–If you’ve got a writer friend who keeps sending you their great reviews, interviews, etc., ask yourself why?  Does he or she feel the need to impress you?   What for?  Isn’t it enough to just share the news itself?

–Beware of writers who tell you what you need or what your work is missing.  One friend reported to me that another author told her she didn’t have “enough angst” to be a writer.  Blanket assessments like that are pointless, dumb, and insulting.

–We’re all busy (if things are going well), but writers who keep complaining that they’re over-committed yet won’t stop doing events like readings, signings, or conference panels that they claim frustrate them obviously have a deep need to complain.

In the end, being connected to other writers is important, but it’s just as important to have friends who aren’t writers. That’ll help you remember that the world is a place where not everyone is working with words 24/7.  It’ll keep you sane.  Well, saner….

Lev Raphael is the author of Writer’s Block is Bunk! and two dozen other books in many genres. He offers creative writing workshops, editing and mentoring online at writewithoutorders.com.

 

 

A Book Tour Can Change An Author’s Life

I’ll be honest: touring with a book isn’t as glamorous as many people think.  It can be exhausting as you travel from one city to another, never knowing if you’ll be delayed or catch some bug on the plane. And bizarre things can go wrong. Once when I was reading in Arizona, the cab driver was new and took me half an hour in the wrong direction before he noticed his mistake. After the reading, the next driver told me the neighborhood of my hotel was on the rise: “They’re starting to get rid of the junkies and hookers.”

It deteriorated from there. The desk clerk couldn’t find my reservation.  When I finally got to my room, there was a wailing baby next door.  I thought I’d take a relaxing bath, but as soon as I got in, there was frantic pounding at my door.  I thought there must be a fire and the alarm wasn’t working.  I panicked, rushed out in a towel, and a hotel staffer was there at the door with the news that my phone needed repair.

However, those moments are the exception, and become funny over time.  The key thing is that I love doing readings.  I started out with some theater background and a lot of experience in the classroom, and the chance to perform my work is always exciting.  I practice my readings, time them, and enjoy being able to interact with my audience in person.

Just as good is meeting wonderful hosts in city after city, here or abroad.  One of the most amazing has been Marilyn Hassid, who just retired from the Cultural Arts department at the Houston Jewish Community Center.  She ran one of the best and biggest Jewish Book Fairs in the country.  These take place in November for Jewish Book Month and are sponsored by the Jewish Book Council which organizes everything for you.  Your audiences are always book lovers and book buyers.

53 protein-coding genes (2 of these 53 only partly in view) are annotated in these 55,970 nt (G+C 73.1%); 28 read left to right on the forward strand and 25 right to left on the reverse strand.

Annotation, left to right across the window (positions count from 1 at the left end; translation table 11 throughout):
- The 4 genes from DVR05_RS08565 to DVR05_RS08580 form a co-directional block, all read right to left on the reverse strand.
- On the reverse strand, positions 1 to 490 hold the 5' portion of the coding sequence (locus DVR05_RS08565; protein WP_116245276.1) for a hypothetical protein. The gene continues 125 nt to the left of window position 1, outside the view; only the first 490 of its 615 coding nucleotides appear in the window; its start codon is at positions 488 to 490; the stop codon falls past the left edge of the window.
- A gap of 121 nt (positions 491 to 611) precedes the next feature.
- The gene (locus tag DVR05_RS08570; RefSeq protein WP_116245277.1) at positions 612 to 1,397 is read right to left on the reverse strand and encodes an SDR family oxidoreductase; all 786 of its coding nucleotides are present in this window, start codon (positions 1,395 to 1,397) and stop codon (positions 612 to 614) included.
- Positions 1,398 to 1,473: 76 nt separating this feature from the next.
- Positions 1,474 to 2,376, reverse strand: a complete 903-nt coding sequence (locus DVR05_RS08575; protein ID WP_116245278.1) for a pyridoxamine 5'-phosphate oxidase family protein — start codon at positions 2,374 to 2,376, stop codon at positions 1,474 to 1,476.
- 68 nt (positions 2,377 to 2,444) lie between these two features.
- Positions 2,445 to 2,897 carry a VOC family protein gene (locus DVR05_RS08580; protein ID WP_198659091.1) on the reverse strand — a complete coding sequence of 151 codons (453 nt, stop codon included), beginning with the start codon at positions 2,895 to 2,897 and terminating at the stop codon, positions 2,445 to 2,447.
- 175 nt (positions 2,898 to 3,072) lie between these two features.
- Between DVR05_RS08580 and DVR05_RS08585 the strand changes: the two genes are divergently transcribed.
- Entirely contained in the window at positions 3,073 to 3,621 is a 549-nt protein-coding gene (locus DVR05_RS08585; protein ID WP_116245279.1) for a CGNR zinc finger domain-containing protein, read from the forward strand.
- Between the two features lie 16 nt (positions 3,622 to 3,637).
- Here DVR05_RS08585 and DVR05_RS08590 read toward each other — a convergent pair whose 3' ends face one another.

Marilyn discovered my first book of short stories and was a fierce champion of that book and others that I published, inviting me to Houston at least six times.  The first time, my crime fiction idol Walter Mosley was also on the schedule, and when I gushed about him over the phone, she generously asked if I’d like to stay an extra day to join a group having dinner with him.  I also attended his reading, which was funny and stirring, and I was able to have drinks with him afterwards and talk about strategies for building a mystery series, which I hoped to do.

Marilyn was such an awesome fan that she helped me score other gigs at many different book fairs across the country, and was always warm, wise, encouraging.  Marilyn was invaluable in helping me expand my audience at a crucial time: when I was starting out to publish books after years of magazine publications.

I loved trading book recommendations with her when we met in Houston or anywhere else. We sometimes had a little time for coffee or even a meal together and she regaled me with hilarious stories of book tour authors who were anything from overly demanding to crazed.  Meeting her and becoming her friend has been one of the highlights of my writing life, and an example of how your career can be serendipitously shaped by a terrific person reading your book at the right time.

Lev Raphael teaches creative writing online at writewithoutborders.com. He’s the author of twenty-five books in many genres including Book Lust!

 

Publishing Is A Wild Roller Coaster Ride!

It started out as a fantasy.

An editor at an esteemed publishing house contacted me and asked if I had a book for him. He admired my previous work and wanted me on their list.  I was flattered and thrilled.  The timing was perfect because I did have a book, so I was soon signing a contract that gave me an advance big enough to pay for my upcoming wedding.